Orbital ATK [OA], which is developing a new space launch vehicle to compete for U.S. Air Force business, announced Nov. 7 that the rocket’s first motor case has passed a key test.

The structural acceptance test, which occurred Oct. 27 in Promontory, Utah, showed that the 12-foot-diameter motor case could withstand the internal pressure it would experience during a launch, the company said.

A rocket motor case for Orbital ATK's new Next Generation Launch system. (Photo courtesy of Orbital ATK)
A rocket motor case for Orbital ATK’s new Next Generation Launch system. (Photo courtesy of Orbital ATK)

The test paves the way for the motor case to be filled with inert solid rocket propellant in early 2018 and shipped to a launch site at NASA’s Kennedy Space Center in Florida to undergo ground check-out operations.

Orbital ATK is developing the motor case for its Next Generation Launch (NGL) system, a rocket family designed to launch national security payloads and commercial and science satellites.

“NGL is one of Orbital ATK’s top growth initiatives,” said Scott Lehr, president of Orbital ATK’s Flight Systems Group. “This milestone clearly shows the progress being made by the hundreds of engineers and technicians in Utah and Arizona who are developing the NGL system.”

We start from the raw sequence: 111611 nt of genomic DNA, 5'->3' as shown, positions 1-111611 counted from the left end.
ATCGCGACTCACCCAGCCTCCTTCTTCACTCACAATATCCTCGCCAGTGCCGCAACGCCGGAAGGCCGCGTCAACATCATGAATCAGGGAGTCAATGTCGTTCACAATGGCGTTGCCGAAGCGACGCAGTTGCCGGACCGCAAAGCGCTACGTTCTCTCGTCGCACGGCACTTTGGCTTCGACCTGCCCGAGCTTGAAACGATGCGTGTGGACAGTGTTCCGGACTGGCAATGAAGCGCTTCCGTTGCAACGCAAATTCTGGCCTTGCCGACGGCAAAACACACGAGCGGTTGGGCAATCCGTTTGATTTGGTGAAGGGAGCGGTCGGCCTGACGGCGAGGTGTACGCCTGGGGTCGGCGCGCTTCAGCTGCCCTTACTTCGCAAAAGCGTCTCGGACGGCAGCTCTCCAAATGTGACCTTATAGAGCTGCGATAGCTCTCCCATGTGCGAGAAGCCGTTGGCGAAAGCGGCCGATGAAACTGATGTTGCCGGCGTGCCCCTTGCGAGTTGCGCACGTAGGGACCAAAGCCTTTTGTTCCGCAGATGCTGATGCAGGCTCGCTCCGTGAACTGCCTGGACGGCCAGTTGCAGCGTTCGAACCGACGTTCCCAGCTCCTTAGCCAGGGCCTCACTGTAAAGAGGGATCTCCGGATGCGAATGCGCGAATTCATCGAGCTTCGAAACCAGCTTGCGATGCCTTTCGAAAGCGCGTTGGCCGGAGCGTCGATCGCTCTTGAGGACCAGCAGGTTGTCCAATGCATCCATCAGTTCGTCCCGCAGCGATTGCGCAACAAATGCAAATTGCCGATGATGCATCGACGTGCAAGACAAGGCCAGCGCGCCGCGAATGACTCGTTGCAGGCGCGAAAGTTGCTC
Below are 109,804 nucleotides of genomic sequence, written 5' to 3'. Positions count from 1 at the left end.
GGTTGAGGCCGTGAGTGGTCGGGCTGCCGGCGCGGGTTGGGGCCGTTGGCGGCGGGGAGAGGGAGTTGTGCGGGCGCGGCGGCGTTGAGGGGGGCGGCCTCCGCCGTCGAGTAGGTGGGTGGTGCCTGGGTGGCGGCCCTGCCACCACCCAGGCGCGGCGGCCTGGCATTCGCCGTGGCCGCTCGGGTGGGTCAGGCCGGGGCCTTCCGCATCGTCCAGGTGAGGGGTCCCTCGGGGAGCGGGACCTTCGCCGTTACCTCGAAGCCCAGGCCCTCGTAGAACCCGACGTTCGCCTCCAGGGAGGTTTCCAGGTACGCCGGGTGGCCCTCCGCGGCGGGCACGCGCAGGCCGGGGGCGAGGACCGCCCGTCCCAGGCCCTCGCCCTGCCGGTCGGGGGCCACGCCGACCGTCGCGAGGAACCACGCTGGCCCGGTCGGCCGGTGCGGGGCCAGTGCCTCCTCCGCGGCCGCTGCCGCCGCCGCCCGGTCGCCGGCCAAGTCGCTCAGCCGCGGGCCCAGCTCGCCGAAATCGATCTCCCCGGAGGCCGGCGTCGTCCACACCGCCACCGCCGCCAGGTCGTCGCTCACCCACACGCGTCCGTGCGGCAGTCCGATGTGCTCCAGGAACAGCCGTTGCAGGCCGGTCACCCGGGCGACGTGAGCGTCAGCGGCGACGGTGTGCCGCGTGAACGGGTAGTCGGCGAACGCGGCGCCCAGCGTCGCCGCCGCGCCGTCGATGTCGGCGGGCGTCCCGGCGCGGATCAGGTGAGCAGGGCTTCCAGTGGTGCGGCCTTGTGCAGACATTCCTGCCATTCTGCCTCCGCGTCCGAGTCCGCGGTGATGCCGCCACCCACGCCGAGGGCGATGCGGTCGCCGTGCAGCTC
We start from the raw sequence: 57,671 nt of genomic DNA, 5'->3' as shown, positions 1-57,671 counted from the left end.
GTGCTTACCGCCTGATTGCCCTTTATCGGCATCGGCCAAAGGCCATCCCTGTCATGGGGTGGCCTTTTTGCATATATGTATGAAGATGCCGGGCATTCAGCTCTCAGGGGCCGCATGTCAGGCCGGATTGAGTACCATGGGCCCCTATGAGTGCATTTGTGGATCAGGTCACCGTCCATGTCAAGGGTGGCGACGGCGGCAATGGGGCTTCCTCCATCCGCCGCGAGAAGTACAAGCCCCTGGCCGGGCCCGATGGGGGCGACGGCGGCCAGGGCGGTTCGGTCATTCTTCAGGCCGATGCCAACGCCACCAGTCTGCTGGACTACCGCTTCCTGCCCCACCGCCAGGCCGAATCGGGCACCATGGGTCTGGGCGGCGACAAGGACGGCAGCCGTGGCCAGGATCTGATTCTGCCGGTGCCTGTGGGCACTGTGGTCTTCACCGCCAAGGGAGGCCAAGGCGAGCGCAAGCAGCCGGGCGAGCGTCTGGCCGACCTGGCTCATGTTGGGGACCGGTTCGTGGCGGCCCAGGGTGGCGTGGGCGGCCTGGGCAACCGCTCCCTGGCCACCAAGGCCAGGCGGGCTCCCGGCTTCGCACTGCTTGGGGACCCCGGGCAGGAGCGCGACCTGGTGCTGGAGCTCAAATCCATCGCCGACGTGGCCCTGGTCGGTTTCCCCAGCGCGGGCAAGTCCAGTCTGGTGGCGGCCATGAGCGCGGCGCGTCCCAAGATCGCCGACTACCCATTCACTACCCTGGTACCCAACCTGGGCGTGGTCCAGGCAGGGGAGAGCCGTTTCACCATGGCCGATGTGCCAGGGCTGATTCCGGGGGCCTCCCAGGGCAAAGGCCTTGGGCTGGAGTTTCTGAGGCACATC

The company plans to offer NGL in an Air Force competition to fund the development of new launch system prototypes. Bids are due Nov. 20, and the Air Force plans to award at least three launch service agreements (LSAs) in the fourth quarter of fiscal year 2018 (Defense Daily, Oct. 6).

If Orbital ATK receives an LSA, which would cover full vehicle and launch site development, it will conduct the work in Promontory and Magna, Utah; Iuka, Miss., Chandler, Ariz.; Kennedy Space Center in Florida; and Vandenberg AFB in California. The company and the Air Force have already spent a total of more than $200 million on NGL since 2015.

Orbital ATK hopes to conduct NGL’s first certification flight test in 2021. NGL is intended to launch intermediate and heavy payloads, compared to the small and medium payloads of its existing line of rockets.

Other expected or potential contenders for the LSAs include United Launch Alliance (ULA), which is a joint venture between Boeing [BA] and Lockheed Martin [LMT], and SpaceX. The Air Force wants to develop new launch vehicles to end its reliance on the Russian-made RD-180 engine, which powers ULA’s Atlas 5.